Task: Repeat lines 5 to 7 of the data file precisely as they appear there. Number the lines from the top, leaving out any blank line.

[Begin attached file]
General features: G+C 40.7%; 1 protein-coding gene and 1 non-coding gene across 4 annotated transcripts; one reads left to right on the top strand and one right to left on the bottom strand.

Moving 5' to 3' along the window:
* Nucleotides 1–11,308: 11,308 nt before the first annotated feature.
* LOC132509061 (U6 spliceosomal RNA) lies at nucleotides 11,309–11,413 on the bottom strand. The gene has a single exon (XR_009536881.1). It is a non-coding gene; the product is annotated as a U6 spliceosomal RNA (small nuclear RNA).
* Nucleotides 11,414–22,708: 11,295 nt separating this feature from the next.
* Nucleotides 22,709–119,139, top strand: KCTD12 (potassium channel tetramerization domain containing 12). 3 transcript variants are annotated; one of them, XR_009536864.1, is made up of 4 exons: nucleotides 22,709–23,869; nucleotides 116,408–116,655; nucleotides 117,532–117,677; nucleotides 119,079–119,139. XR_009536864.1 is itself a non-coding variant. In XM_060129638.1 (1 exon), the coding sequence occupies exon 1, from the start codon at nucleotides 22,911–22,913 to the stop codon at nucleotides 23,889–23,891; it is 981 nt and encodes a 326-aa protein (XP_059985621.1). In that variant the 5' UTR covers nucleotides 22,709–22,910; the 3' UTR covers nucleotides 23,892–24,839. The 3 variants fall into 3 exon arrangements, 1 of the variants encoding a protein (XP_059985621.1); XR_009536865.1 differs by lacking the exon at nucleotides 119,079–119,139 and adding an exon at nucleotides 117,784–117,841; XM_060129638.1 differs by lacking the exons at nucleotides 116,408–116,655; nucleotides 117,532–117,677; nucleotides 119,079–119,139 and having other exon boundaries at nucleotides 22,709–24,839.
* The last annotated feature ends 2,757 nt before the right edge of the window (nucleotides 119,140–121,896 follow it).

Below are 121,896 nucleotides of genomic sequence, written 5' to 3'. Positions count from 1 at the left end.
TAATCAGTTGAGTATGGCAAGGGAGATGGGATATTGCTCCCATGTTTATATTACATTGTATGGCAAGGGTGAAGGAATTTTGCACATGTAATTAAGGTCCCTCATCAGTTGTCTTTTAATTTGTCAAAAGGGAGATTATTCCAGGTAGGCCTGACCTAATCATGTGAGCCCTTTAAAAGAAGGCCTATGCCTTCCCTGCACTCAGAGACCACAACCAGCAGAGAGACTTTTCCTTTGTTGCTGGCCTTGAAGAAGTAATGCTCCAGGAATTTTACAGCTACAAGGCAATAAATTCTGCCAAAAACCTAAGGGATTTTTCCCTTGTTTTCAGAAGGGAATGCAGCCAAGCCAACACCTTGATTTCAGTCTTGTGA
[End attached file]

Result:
* Nucleotides 11,414–22,708: 11,295 nt separating this feature from the next.
* Nucleotides 22,709–119,139, top strand: KCTD12 (potassium channel tetramerization domain containing 12). 3 transcript variants are annotated; one of them, XR_009536864.1, is made up of 4 exons: nucleotides 22,709–23,869; nucleotides 116,408–116,655; nucleotides 117,532–117,677; nucleotides 119,079–119,139. XR_009536864.1 is itself a non-coding variant. In XM_060129638.1 (1 exon), the coding sequence occupies exon 1, from the start codon at nucleotides 22,911–22,913 to the stop codon at nucleotides 23,889–23,891; it is 981 nt and encodes a 326-aa protein (XP_059985621.1). In that variant the 5' UTR covers nucleotides 22,709–22,910; the 3' UTR covers nucleotides 23,892–24,839. The 3 variants fall into 3 exon arrangements, 1 of the variants encoding a protein (XP_059985621.1); XR_009536865.1 differs by lacking the exon at nucleotides 119,079–119,139 and adding an exon at nucleotides 117,784–117,841; XM_060129638.1 differs by lacking the exons at nucleotides 116,408–116,655; nucleotides 117,532–117,677; nucleotides 119,079–119,139 and having other exon boundaries at nucleotides 22,709–24,839.
* The last annotated feature ends 2,757 nt before the right edge of the window (nucleotides 119,140–121,896 follow it).